They have helped spark a reassessment of just what the older woman wants to wear, exactly how it should fit, and how she shops.
At JD Williams, contemporary fashions adapted for a more mature figure are key. What that means is more forgiving waists on well- tailored skirts and trousers, perhaps with hidden elastic or drawstring for flexibility, to account for the general redistribution of fat from hips to waist. Other popular features include secret support on jeans, lower bust darts to lift breasts, shaping panels on dresses, sleeves, longer hemlines, and slimming style details, such as bold patterns and ruching on the waist.
Fabrics, too, are often less flimsy, with heavier cotton jersey, quilting, or knits that skim the body, rather than cling. Vibrant colours that flatter the skin and subtle neutrals are more popular than harsh black, which highlights wrinkles.
‘For our customers, looking good is a daily deal you make with yourself,’ says Rachael Thornton of upmarket Gray & Osbourn. ‘You can become “invisible”, and fall prey to bland, shapeless clothing, or you can rock what you’ve got.’
And this successful formula, which started among mail-order catalogues, now spans the High Street. Stores that have become huge successes, such as Whistles, John Lewis’s Kin, Damsel in a Dress, Jigsaw and even H&M’s spin-off Cos are packed with stylish, older women seeking out contemporary fashion, safe in the knowledge that the styles will fit and suit them.
Perhaps one of the most telling examples of this sea change is jeans, once a youth staple. Now, they are available in styles — and with stretch and panelling — that flatter more mature figures.
The options are seemingly endless: Isme alone has everything from super-soft jeggings in its South line for £18, to high-waisted bootcut jeans by Not Your Daughter’s Jeans for £150, while shape-boosting denim is available everywhere from M&S in classic black for £35, toWizard Jeans in chic purple for £125.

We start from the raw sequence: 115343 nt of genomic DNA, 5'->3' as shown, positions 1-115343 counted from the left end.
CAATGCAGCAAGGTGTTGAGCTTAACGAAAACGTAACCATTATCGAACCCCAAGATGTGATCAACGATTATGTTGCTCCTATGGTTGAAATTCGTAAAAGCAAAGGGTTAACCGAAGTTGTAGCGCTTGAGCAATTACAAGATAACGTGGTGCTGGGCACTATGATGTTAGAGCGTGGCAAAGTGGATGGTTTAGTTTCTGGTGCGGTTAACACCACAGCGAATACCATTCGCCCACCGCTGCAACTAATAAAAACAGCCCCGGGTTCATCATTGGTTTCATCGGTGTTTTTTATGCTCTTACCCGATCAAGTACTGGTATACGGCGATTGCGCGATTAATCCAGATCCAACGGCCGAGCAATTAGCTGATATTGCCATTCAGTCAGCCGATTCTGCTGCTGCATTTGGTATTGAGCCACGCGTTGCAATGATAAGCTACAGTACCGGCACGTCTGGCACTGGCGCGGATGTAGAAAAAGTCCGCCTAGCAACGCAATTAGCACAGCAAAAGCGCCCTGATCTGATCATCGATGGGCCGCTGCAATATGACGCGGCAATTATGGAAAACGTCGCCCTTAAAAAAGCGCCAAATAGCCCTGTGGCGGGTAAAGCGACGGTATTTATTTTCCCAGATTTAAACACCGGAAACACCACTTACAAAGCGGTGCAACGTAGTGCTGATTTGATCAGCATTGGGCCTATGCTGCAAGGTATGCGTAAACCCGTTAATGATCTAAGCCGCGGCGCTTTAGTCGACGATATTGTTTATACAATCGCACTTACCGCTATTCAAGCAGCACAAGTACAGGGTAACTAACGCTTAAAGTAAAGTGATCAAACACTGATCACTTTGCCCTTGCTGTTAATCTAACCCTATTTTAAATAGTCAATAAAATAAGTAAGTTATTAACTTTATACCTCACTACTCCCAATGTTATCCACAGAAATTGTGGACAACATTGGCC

This effect is not confined to clothing, either: Peter Taylor, managing director at Hotter shoes, has noted a distinct change in the requirements of his customers in recent years — they are now taking style tips from their daughters, unlike the more formal pre-war generation, who took their dress sense from their mothers.
‘One of the best-selling shoes we have is a canvas-print, which has stretch panels in the side, and can be worn by anyone from an 18-year-old to an 80-year-old,’ he says.
‘Our customers loved our comfort, but wanted more style.’
Eighty per cent of over-50s have problems with their legs and feet, according to Taylor, though most simply don’t recognise that their feet are changing shape.
‘How we tackle that is the design of our shoes,’ he says. ‘we’ve done a lot of research in what is the right fit for people — things like the toebox area, that’s where there can be a lot of change and you need more room. Other considerations are adjustability, with Velcro,for example.’
Other traditionally comfortable shoe brands are also upping the glam factor in search of the grey pound: M&S’s sturdy Footglove range, for example, has had something of a makeover, with shoes every bit as stylish as the main range — but hidden benefits, including wider shapes, softer materials and Insolia Flex soft innersoles.
‘The generation now hitting their 50s are getting even younger in their attitude and lifestyles,’ says Taylor. ‘They’re highly active and highly social. Their footwear wardrobe is widening because they want a particular product for a particular aspect of their life, whether that’s adventure holidays, lunch with friends, fancy dinners, or fitness.’
Professor Twigg agrees: ‘A lot of the work on old age tends to focus on problematic things; difficulties — all very important, but it misses the fact that later years, for many people, aren’t necessarily problematic, but do contain all sorts of good things such as choices about clothing, leisure, those sort of things.’
Finally, it seems, the High Street has caught up.